In desperate need of fatherhood
Ours is a world in desperate need of fatherhood. A quick online search reveals the startling rise of single motherhood here in the US and in the world. Soberly revealing our need for heavenly intervention for our fatherless families and overburdened mothers. Starkly exposing our culture’s bereft notion of fatherhood as mere sexual congress.
Such simple words, “father” and “fatherhood,” have meanings which once were plain, unadulterated. But that was before the intensification of the “struggle between the family and the State for the minds of the young.”
And the realization that the final battle between the Lord and the reign of Satan will be marriage and the family. Final because the struggle for the control of the minds of our children is not a new one. But rather an age-old battle between the state and the family.
GK Chesterton explains:
The ideal for which [the family] stands in the state is liberty. It stands for liberty for the very simple reason with which this rough analysis started. It is the only one of these institutions that is at once necessary and voluntary. It is the only check on the state that is bound to renew itself as eternally as the state, and more naturally than the state…
Every sane man recognizes that unlimited liberty is, anarchy, or rather is nonentity… So long as the state is the only ideal institution the state will call on the citizen to sacrifice himself, and therefore will not have the smallest scruple in sacrificing the citizen…
The state consists of coercion; and must always be justified from its own point of view in extending the bounds of coercion; as, for instance, in the case of conscription. The only thing that can be set up to check or challenge this authority is a voluntary law and a voluntary loyalty. It is a principle of the constitution that the King never dies. It is the whole principle of the family that the citizen never dies. There must be a heraldry and heredity of freedom; a tradition of resistance to tyranny. A man must be not only free, but free-born.
The Superstition of Divorce —-GK Chesterton
Is it mere coincidence that Pope Francis has dedicated the year 2021 to St. Joseph?
Each Christmas, we hear and read these words about St. Joseph,:
Joseph her husband, since he was a righteous man, yet unwilling to expose her to shame, decided to divorce her quietly.” (Matt. 1:19) ”
And hear interpretations that Joseph believed Mary’s pregnancy had resulted from another man, that she’d had relations with another man. But Michael Palakuk challenges that assumption with his remarkable meditation, Doing Justice to St. Joseph. St. Joseph’s hesitation emanates not at all from suspicion of Mary’s infidelity with a man but rather from the prophecies which he knew well, “A virgin shall conceive and bear a child.” Palakuk reaches back to the third century to find a far more plausible reason for St. Joseph’s hesitation to become the legal father of Jesus.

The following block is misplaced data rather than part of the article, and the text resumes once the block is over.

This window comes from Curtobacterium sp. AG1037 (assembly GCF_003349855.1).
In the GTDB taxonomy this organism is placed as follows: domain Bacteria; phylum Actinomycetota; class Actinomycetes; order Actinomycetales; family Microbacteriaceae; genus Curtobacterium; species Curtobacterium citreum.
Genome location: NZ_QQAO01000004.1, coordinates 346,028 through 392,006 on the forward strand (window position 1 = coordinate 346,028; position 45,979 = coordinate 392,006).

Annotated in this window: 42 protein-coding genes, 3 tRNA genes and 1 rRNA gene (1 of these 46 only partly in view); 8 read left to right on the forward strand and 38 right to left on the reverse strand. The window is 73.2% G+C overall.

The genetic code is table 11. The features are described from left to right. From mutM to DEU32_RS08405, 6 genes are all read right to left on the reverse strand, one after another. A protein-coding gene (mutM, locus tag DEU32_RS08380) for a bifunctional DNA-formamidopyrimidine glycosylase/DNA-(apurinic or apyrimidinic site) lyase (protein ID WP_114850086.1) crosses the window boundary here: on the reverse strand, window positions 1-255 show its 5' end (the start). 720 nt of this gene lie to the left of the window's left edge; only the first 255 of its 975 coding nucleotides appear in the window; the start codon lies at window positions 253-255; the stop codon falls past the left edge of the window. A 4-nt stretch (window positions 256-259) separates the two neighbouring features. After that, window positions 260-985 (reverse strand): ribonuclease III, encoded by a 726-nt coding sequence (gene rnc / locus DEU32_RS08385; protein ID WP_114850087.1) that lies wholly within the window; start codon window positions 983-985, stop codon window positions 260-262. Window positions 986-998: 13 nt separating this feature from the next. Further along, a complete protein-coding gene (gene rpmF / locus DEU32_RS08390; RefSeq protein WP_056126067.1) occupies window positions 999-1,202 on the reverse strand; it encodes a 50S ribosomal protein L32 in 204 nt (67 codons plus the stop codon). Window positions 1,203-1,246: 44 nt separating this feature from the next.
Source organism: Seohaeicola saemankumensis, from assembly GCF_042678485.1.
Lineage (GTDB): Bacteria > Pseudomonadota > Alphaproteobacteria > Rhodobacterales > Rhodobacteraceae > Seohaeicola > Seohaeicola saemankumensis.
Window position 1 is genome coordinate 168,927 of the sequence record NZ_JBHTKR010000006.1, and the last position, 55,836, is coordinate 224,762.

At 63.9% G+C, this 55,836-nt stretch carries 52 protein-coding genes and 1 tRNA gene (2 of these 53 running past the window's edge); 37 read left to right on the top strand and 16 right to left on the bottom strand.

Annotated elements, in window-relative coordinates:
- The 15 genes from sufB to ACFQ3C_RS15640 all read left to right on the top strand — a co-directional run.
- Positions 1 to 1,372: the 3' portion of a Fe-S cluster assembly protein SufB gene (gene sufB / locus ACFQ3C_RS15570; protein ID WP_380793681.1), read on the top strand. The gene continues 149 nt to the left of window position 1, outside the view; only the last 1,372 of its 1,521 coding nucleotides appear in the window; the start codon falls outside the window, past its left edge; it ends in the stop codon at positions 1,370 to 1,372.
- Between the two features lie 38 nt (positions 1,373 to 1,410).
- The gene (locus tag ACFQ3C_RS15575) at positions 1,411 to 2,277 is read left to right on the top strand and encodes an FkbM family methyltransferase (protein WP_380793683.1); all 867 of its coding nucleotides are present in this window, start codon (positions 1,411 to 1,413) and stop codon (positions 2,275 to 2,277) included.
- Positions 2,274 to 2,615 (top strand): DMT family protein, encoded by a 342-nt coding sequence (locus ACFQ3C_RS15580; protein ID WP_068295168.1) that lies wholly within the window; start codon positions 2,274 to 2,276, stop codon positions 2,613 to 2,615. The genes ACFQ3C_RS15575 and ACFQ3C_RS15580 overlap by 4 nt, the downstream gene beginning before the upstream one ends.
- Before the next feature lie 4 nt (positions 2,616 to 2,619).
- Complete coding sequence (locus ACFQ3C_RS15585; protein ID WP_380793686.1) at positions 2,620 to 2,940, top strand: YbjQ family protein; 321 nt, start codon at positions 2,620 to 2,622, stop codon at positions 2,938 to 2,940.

St Jerome writes that, “This may be considered a testimony to Mary, that Joseph, confident in her purity, and wondering at what had happened, covered in silence that mystery which he could not explain…”
And from Origen we find this, “He sought to put her away because he saw in her a great sacrament, to approach which he thought himself unworthy.”
On the 150th anniversary of the Proclamation of St. Joseph as the Patron of the Universal Church,
Pope Francis published his Apostolic Letter, Patris Corde.
It begins, “WITH A FATHER’S HEART: that is how Joseph loved Jesus, whom all four Gospels refer to as “the son of Joseph”. After a careful read of Patris Corde, I find the document
- and a not-so-subtle weapon against the acceleration of the assault on fatherhood and family.
Early in the apostolic letter, Pope Frances writes,
Joseph had the courage to become the legal father of Jesus, to whom he gave the name revealed by the angel: “You shall call his name Jesus, for he will save his people from their sins” (Mt 1:21). As we know, for ancient peoples, to give a name to a person or to a thing, as Adam did in the account in the Book of Genesis (cf. 2:19-20), was to establish a relationship.
Stirring language, isn’t it?
“Joseph had the courage to become the legal father of Jesus, to whom he gave the name…as we know…to give a name..was to establish a relationship.”
This is the authentic fatherhood once understood and revered in the world. One which comprehended, in the words of Father Paul Scalia , that the “greater part of fatherhood is not begetting a child or training him for worldly success. No, it is the imparting of wisdom, patrimony, and identity.”
The not- so- subtle weapon to counter the assault on our families and our children
is a man of silence. Although St. Joseph is known as guardian, protector, and legal head of the Holy Family, we never read a single word of his.
As a matter of fact, we hear very few words from Mary. We read only her Fiat to the angel Gabriel, her Magnificat, admonition to her Son once she and Joseph find Jesus in the Temple. And the last words we hear from the Mother of God at the wedding at Cana are:
“Do whatever He tells you.”
In today’s culture of “wokeness”-the war on words- where the meaning of enduring concepts seems to deteriorate with staggering frequency, the silence of Nazareth is a formidable weapon.
I am exceedingly grateful for the balm offered to this world in desperate need of fatherhood: Patris Corde, With a Father’s Heart.
Hail, Guardian of the Redeemer,
Spouse of the Blessed Virgin Mary.
To you God entrusted his only Son;
in you Mary placed her trust;
with you Christ became man.
Blessed Joseph, to us too,
show yourself a father
and guide us in the path of life.
Obtain for us grace, mercy and courage,
and defend us from every evil. Amen.